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12/14/2011 11:37:00 am - Reported by Chuck Foster

David Tennant is to narrate an hour long show dedicated to everybody's favourite ogre; Shrek: Once Upon A Time will see the actor reveal how "an ogre with a Scottish accent single-handedly changed the face of animation". The show will be broadcast on BBC3 on 23rd December and repeated on the 29th. [Teen Now, 13 Dec 2011]

John Barrowman is urging people to carry a donor card - the actor is one of a number of celebrities backing the For Cole campaign: "Get signed up and save a life. Everyone should be on it. I've carried a donor card for years. It's so easy to do now online or even by text." [Scottish Sun, 14 Dec 2011]

The actor also revealed that his favourite Christmas movie is 2003's Elf. [Digital Spy via YouTube, 13 Dec 2011]

Simon Callow (Charles Dickens, The Unquiet Dead/The Wedding of River Song) will be performing excerpts from his new book Charles Dickens and the Great Theatre of the World in Portsmouth on Tuesday 7th February 2012 - exactly 200 years after the birth of the author in the self-same city. The performance takes place at the New Theatre Royal, which has previously staged semi-professional productions of Fury From The Deep, The Evil of the Daleks, and The Dalek Masterplan (based on The Daleks' Master Plan). [reported by John Bowman, 12 Dec 2011]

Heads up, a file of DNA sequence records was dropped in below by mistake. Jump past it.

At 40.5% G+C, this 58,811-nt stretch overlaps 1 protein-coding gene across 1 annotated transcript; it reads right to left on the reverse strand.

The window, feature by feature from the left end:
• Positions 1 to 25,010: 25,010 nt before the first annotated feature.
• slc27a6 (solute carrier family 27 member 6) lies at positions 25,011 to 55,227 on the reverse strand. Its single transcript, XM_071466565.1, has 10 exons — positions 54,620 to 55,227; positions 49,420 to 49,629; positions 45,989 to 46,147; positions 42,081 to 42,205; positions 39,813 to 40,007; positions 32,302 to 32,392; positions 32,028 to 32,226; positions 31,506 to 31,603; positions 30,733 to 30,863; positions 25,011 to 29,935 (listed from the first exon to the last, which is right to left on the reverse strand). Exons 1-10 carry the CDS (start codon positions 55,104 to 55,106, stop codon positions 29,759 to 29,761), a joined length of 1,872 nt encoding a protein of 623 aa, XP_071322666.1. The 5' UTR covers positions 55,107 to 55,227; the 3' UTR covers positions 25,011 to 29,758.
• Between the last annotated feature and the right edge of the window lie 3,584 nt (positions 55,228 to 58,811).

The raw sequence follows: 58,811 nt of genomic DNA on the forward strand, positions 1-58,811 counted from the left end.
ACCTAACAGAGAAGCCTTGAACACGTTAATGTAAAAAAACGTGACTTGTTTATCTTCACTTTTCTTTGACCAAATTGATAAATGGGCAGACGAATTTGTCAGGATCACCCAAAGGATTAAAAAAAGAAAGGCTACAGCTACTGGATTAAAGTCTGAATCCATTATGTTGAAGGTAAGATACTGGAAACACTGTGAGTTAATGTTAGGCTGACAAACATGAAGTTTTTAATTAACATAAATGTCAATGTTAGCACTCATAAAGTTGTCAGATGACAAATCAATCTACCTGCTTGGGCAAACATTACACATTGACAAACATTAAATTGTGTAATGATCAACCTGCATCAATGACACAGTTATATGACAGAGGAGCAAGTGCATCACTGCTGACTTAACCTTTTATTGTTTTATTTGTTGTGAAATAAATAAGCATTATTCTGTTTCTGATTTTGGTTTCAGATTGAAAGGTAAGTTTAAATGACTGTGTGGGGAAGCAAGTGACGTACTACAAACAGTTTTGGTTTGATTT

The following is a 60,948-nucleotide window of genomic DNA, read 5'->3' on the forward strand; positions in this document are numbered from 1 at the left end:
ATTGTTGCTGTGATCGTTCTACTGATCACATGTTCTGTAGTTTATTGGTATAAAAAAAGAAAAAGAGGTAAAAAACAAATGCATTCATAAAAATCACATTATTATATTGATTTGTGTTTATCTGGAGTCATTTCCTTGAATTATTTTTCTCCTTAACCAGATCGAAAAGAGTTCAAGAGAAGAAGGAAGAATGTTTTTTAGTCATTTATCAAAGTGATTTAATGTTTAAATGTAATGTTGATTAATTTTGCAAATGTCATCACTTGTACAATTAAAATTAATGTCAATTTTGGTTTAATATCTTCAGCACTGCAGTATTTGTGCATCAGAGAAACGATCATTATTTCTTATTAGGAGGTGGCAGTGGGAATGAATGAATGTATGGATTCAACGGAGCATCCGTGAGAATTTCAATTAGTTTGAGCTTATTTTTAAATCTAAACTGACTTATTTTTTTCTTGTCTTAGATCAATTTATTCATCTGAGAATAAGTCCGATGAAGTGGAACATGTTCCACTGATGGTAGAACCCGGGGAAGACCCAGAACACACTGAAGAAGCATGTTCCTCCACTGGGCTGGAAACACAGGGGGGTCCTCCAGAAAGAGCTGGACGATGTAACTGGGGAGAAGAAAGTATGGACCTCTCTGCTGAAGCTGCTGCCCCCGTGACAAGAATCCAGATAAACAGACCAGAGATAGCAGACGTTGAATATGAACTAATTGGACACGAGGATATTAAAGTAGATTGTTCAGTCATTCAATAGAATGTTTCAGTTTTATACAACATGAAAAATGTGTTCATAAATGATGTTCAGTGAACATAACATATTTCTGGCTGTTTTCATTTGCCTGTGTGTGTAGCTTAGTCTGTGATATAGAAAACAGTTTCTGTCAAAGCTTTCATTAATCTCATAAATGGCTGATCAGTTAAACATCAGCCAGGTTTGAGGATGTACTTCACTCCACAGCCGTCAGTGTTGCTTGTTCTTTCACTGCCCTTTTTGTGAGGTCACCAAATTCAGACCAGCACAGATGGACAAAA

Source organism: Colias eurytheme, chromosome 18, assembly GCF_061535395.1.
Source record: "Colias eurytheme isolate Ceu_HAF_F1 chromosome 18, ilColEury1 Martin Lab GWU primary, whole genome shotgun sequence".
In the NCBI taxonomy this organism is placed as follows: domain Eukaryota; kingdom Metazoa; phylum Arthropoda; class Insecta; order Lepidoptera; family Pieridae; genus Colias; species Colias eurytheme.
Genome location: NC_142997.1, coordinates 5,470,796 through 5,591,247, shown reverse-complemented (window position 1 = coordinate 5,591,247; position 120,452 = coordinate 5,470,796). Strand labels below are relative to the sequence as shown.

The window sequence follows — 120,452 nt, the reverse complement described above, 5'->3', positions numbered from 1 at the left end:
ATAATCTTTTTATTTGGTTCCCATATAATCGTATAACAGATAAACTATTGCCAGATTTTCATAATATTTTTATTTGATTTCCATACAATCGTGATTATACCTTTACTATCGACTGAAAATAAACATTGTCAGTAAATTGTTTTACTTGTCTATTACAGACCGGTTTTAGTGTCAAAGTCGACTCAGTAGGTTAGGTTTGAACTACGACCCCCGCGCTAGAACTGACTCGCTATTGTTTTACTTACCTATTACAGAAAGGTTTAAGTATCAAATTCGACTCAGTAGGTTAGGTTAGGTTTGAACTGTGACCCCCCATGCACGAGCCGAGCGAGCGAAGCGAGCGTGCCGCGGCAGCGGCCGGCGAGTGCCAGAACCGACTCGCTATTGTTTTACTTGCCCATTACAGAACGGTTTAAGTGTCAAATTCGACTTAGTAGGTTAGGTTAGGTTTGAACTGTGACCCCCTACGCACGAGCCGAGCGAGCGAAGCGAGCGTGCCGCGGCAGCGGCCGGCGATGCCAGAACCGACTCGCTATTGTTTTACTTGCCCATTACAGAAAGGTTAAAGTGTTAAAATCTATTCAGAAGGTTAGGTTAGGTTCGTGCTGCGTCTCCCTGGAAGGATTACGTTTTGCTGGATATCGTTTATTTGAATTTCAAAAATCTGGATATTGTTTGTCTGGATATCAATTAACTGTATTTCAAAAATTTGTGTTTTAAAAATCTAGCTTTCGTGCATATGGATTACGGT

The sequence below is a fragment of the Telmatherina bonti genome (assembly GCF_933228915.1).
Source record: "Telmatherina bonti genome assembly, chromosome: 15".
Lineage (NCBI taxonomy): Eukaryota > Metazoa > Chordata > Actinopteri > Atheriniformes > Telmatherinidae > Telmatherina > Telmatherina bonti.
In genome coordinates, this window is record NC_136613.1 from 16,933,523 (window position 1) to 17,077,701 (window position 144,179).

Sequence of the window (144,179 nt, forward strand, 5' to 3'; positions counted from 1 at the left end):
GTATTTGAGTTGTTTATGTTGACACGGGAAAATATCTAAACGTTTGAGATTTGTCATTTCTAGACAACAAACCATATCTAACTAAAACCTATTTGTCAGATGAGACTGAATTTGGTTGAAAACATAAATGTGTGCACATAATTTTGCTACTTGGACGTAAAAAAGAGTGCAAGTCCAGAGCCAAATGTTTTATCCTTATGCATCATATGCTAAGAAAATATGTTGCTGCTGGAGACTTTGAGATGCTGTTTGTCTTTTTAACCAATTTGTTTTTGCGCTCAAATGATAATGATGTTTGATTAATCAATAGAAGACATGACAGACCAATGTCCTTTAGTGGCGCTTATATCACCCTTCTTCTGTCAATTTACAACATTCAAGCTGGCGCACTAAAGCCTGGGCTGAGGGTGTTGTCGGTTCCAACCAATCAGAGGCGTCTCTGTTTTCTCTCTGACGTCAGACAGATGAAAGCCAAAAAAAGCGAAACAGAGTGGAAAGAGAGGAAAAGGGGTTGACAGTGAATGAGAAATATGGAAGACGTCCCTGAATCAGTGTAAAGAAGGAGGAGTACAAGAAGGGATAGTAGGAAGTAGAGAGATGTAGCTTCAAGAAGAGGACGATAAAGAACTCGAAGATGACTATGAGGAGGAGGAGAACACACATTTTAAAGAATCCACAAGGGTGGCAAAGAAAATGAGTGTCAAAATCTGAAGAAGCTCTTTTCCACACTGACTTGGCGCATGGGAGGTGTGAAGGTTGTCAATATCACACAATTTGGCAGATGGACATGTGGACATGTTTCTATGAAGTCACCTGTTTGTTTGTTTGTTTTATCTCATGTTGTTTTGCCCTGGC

Neil Gaiman (writer, The Doctor's Wife is to appear on BBC America's Wait Wait… Don’t Tell Me!: Royal Pain in the News, which will be broadcast on 23rd December. The writer also reveals his favourite moments from the last series of Doctor Who during a behind-the-scenes video. [BBC America, 13 Dec 2011]

Naomi Alderman (writer, Borrowed Time) talks about the Doctor and the influence of religion: "In fact, there has been some portrayal of actual religion, including a positive portrayal of Buddhism in Planet of the Spiders. But I suspect that the answer is that the UK is a fundamentally not-very-religious country, and that Doctor Who accurately represents our suspicions and our non-confrontational but deep-rooted agnosticism. To go back in history and have the Doctor ‘prove’ that Moses, Jesus and Mohammed didn’t exist would clearly be offensive and far too confrontational for British people. But to have him meet the ‘prophet’ or ‘god’ of an imaginary civilization and find that they are either misguided or plain manipulative I think is a way of saying what - dare I say it? - most British people quietly think about religion: that it’s fine as long as it’s comforting, but shouldn’t be taken too seriously or followed blindly. The Doctor is an atheist hero." [Jewish Journal, 13 Dec 2011]